Managing betrayal in the workplace

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As an optimistic leader, it surprises me that I’m often asked what disenchants me the most about my professional life. But the answer is clear: the rare circumstance when my faith in my fellow man is betrayed.

Nothing is more rewarding than the warm response I get from employees and executives as they grow, fulfilling their promises to our organization and, more important, to the people we serve, all the while bettering themselves. Contrarily, nothing cuts deeper than investing, believing and trusting in individuals who decide that their self-interest is the only factor in their decisions. On a broader scale, the implications of the pandemic have driven such disengagements to a fever pitch.

Such scenarios may surface as:

  • A brand-new senior hire capriciously takes a “better offer,” without any discussion.
  • A former employee blatantly violates a noncompete, nonsolicit agreement.
  • A trusted associate is found pilfering intellectual property.
  • A former employee anonymously and erroneously discredits the reputation of the organization.

To inspire those around me, I frequently share the methodology behind my relentlessness and determination. However, sharing can beget vulnerability, which can result in emotional wounds and short-term defeats. These transient feelings can be manifested by disappointment, duplicity, disloyalty and even heartbreak.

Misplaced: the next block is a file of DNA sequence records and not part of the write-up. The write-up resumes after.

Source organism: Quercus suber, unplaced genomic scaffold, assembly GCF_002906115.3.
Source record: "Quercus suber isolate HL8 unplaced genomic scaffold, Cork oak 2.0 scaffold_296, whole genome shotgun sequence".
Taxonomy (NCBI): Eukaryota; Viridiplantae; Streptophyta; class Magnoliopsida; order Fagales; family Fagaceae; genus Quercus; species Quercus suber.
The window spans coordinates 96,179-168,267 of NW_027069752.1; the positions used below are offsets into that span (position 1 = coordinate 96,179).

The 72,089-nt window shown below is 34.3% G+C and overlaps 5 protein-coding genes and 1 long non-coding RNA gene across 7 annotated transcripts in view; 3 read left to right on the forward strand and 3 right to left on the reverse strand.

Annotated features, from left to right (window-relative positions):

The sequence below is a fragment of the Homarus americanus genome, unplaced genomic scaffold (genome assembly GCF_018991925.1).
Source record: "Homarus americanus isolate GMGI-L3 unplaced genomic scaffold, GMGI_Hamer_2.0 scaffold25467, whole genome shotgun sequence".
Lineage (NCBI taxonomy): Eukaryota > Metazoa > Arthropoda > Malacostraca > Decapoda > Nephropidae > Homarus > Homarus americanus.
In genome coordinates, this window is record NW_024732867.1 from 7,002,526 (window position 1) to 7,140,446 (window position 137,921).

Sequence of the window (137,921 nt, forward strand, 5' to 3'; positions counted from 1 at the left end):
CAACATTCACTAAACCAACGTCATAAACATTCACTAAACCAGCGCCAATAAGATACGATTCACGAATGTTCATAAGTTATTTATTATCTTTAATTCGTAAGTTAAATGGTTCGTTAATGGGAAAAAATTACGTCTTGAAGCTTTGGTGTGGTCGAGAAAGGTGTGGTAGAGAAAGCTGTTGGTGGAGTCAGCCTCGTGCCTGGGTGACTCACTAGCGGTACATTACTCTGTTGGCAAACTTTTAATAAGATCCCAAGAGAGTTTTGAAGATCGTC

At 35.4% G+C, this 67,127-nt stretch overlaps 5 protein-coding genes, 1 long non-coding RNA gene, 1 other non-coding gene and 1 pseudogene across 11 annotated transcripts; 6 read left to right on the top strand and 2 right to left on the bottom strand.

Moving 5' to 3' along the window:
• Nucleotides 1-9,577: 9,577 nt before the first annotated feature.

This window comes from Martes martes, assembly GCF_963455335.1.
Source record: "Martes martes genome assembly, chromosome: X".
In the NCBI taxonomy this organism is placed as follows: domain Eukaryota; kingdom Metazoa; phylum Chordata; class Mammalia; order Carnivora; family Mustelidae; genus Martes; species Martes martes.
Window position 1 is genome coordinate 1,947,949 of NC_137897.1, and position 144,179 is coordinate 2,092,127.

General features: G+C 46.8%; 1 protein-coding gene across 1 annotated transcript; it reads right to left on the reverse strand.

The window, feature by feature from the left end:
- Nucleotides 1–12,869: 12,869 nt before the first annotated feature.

To avoid such scenarios, I suggest:

  • Putting all terms, conditions and expectations of employment offers or contracts on paper and have them reviewed by an employment attorney.
  • Explaining the ethical and legal ramifications of violating agreements, prior to any conflicts.
  • Having candid, proactive discussions about integrity and transparency.
  • Intuiting past behavior as a predictor of future behavior in hiring.
  • Evaluating and preparing for worst-case conflict scenarios from all clients, partners and vendors.

Betrayal can cause emotional pain. As there is little distinction between my work and family life — being a 24/7 leader actually reduces stress in my life — I tend to react to such scenarios quickly. However, a fine balance must be struck between dealing with betrayal immediately and taking time to consider the long-term consequences. When betrayed in a professional setting, consider the following options.

  • Observe and acknowledge what happened. Healing begins with awareness and understanding individuals’ motivations.
  • Allow feelings to surface. You cannot make sense of all human behavior.
  • Acknowledge that other stakeholders with their own motivations were likely involved in the situation.
  • Give connected employees support.
  • Reframe the experience to think about it broadly.
  • Take responsibility for your contribution to the scenario.
  • Forgive. Move on from the battle and win the war.
  • Remember, the scenario is the exception, not the rule.

As leaders, we have a right and obligation to hold constituents accountable for clearly inappropriate behavior. At times, legal actions, disciplinary courses and frank conversations are the best choices. But taking a pause is appropriate. Thoroughly consider your options and the ramifications of each. Digesting emotions in the short term so you can plan objectively typically yields a better result than impulsivity. Focus on what really matters. Negative energy never yields a positive result. ●

Dr. Gordon Vanscoy, Pharm.D., MBA, is chairman & CEO of RareMed Solutions

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